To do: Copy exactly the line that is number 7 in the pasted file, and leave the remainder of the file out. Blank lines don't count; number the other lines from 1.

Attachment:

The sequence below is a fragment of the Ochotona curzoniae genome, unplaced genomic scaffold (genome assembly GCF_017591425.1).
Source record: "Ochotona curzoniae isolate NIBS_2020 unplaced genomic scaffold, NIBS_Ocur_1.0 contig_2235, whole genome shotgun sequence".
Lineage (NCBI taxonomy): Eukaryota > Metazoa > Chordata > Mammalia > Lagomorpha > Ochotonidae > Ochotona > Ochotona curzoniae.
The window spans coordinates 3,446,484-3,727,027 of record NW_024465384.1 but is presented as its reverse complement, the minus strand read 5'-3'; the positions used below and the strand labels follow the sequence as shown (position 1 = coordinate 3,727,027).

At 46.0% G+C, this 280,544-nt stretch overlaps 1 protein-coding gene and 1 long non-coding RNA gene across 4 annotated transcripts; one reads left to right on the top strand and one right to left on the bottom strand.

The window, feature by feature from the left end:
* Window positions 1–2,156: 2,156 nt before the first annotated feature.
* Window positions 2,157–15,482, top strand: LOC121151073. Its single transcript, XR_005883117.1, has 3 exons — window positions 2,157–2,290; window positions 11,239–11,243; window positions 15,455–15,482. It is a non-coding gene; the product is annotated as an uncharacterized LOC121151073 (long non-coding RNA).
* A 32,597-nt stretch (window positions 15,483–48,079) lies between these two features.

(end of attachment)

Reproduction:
* Window positions 1–2,156: 2,156 nt before the first annotated feature.